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NEW YORK CITY — A barista named Jarvis inside the Japanese home-goods Muji store in Hudson Yards is drawing in customers and media attention — but not for his coffee making skills.  Jarvis — a robotic barista who got his name from the AI butler in the Marvel comic Iron Man — is receiving scrutiny because he accepts tips on a digital checkout screen.  

In a city where the current average rental price of a Manhattan apartment is $4,886 per month, and where coffee shop owners, customers and baristas alike have difficulty covering their rent, the mere idea of giving a robot a gratuity has revealed yet another fault line in the argument over tipping best practices.

“I think it’s ridiculous and such a slap in the face to actual human workers,” said Jennifer Garcia, a former Starbucks barista who added it was hard enough to get tips without the animatronic competition. “We made $300 per week in cash tips, but it was divided between all the staff. On average, at Starbucks, I only made $21 in tips per week.” 

On the customer side, the glut of tipping demands leaves some coffee aficionados feeling torn.

Robyn Metzger, a Brooklyn resident and daily coffee drinker, said she typically tips $1 per drink because of her relationship with her local baristas in Downtown Brooklyn. She said she would never consider tipping a robot, but added that the demand to tip on every transaction — even for buying a bottle of water — feels overwhelming.

“It’s just become too much,” Metzger said, “Everywhere you go, it’s expected.” 

In August 2023, a study conducted by the Pew Research Center polled 11,945 U.S. adults over a three-week period and found that only 25 percent of Americans said they always or often left tips when buying a drink at a  coffee shop — compared with 92 percent who say they always or often tipped when eating at a sit-down restaurant.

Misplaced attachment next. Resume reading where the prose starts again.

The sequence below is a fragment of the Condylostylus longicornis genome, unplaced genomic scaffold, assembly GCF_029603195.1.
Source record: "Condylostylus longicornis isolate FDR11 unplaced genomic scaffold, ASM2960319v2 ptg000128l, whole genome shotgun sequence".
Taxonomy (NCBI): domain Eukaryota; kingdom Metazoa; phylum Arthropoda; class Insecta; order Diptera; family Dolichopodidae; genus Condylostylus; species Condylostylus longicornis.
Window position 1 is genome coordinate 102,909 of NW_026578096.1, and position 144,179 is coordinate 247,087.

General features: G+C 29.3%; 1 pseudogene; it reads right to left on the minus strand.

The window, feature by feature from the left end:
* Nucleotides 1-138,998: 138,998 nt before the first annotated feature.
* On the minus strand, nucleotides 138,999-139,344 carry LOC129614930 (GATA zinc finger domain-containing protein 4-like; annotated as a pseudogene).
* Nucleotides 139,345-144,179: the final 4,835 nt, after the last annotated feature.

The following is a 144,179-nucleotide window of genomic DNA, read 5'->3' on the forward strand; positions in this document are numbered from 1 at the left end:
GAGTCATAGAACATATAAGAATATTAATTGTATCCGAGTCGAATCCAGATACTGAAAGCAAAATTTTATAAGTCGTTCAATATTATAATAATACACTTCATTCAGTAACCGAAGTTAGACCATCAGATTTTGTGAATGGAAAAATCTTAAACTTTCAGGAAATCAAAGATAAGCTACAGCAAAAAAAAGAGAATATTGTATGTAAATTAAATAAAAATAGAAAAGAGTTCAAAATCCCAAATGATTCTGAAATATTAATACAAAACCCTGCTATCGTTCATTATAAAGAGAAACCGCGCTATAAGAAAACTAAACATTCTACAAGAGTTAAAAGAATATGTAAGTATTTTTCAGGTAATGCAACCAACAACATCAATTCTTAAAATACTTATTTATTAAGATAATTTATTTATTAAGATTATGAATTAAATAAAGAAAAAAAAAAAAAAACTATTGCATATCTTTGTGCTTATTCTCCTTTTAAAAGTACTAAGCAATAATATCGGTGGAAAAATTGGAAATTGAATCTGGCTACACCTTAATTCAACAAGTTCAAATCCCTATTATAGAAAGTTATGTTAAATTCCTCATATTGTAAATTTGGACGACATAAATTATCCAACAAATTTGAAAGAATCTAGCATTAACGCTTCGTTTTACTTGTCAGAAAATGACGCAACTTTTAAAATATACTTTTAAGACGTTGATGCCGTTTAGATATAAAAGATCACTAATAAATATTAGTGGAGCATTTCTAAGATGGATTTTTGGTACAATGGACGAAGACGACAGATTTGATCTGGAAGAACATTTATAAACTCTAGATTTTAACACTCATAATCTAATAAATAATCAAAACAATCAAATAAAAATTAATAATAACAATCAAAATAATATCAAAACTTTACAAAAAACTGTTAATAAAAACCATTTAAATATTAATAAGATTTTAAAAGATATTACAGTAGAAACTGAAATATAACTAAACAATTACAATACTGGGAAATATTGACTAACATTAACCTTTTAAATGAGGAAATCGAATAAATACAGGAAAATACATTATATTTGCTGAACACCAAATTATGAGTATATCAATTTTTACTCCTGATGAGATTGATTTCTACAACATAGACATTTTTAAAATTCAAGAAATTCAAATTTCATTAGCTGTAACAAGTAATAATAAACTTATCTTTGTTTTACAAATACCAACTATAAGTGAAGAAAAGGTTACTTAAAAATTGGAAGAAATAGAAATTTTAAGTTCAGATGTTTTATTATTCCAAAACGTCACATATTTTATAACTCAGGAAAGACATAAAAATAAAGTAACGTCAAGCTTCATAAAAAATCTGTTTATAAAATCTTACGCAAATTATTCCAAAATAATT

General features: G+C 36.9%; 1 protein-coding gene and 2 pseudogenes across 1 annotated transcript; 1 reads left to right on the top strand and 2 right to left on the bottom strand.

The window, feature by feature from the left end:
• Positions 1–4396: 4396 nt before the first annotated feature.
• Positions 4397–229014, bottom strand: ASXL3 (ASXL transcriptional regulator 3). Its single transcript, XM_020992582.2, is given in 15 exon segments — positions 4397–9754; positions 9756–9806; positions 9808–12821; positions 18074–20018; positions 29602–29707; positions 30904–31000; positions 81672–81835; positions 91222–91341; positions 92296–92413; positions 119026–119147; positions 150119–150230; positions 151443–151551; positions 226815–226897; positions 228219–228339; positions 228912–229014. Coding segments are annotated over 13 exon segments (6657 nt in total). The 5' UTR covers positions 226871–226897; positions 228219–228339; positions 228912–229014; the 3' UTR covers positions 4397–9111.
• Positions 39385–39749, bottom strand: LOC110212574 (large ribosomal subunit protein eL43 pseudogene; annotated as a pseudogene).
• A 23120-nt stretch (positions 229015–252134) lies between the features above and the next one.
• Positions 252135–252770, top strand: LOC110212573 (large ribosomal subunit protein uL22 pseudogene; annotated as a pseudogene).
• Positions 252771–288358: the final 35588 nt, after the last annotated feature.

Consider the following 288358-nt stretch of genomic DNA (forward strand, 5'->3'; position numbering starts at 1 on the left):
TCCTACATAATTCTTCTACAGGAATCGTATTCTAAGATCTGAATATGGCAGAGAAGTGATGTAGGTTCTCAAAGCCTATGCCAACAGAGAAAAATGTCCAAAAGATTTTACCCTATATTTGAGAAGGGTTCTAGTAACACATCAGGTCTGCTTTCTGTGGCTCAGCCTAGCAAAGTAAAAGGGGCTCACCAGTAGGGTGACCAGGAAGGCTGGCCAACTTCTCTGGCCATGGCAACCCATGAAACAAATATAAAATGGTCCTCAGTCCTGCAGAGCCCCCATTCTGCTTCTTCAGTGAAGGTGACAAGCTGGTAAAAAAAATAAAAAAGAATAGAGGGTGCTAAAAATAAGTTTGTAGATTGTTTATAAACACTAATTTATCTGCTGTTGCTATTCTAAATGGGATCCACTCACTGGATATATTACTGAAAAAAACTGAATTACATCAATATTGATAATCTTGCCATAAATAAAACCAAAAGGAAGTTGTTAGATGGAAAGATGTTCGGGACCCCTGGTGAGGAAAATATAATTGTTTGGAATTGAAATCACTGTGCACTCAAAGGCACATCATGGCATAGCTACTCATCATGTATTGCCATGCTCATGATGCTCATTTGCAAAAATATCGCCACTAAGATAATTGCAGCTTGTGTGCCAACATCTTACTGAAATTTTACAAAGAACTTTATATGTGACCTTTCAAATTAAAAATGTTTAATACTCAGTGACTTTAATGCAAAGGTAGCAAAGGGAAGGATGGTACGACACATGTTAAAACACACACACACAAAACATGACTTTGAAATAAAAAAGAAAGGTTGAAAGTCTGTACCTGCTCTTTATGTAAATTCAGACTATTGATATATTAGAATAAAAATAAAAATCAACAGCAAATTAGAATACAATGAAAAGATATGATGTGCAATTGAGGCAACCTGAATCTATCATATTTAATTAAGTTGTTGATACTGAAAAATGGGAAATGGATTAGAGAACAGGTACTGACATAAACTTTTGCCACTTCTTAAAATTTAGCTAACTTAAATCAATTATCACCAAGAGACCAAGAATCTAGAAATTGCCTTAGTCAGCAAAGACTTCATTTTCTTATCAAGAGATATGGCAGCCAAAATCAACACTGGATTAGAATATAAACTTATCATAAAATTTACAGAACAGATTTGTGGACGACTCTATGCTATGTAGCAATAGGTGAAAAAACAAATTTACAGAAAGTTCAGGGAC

That leaves the owners of independent coffee shops stuck in the middle of a difficult standoff — whether to count tips towards the base price of their employees’ pay, or make up for the difference themselves.

New York state permits employers to take a tip credit — or setting the hourly pay lower on the assumption that tips will make up the remainder — to offset labor costs. In New York City, that would mean a food service worker could be paid $10.65 per hour with a tip credit of $5.35.  However, many employers say they choose to forego credit because it would lower employees’ take-home wages and make it nearly impossible to find staff.   

STEAMED UP: Han Flanagan and his wife, Vanesa Kim, opened the independent artisanal roaster White Noise Coffee in the Boerum Hill neighborhood of Brooklyn in 2019. (PHOTO/Agatha Khishchenko)

Han Flanagan and his wife, Vanesa Kim, opened the independent artisanal roaster White Noise Coffee in the Boerum Hill neighborhood of Brooklyn in 2019. They’ve since opened a Hell’s Kitchen location — leaving them to split their time between the sites, a task that has become even more difficult since Kim gave birth to their daughter last year.  Both continuously work the counter with their staff, simultaneously greeting customers by name while juggling multiple drink orders. 

Flanagan and Kim say tipping and labor costs are among the toughest ongoing issues they face in their struggle to find and maintain reliable staff who share their ethos of good service. They say they offer competitive wages, $18 to $20 an hour, plus tips, commensurate with experience.  

Minimum wage rose 60% in New York City between 2015 and 2019  — from $9 to $15 an hour for small businesses with less than 10 employees, according to the New York State Department of Labor.  As of Jan. 1, 2024, minimum wage rose again to $16 an hour and will continue to increase $0.50 annually over the next two years

Flanagan and Kim say even paying well over minimum wage, they still have difficulty finding staff.  

“The expectation we hear from prospective baristas is $25 to $30 an hour,” says Kim.  When asked about her own salary, Kim sighs and says “as owners, we don’t even make remotely close to that.”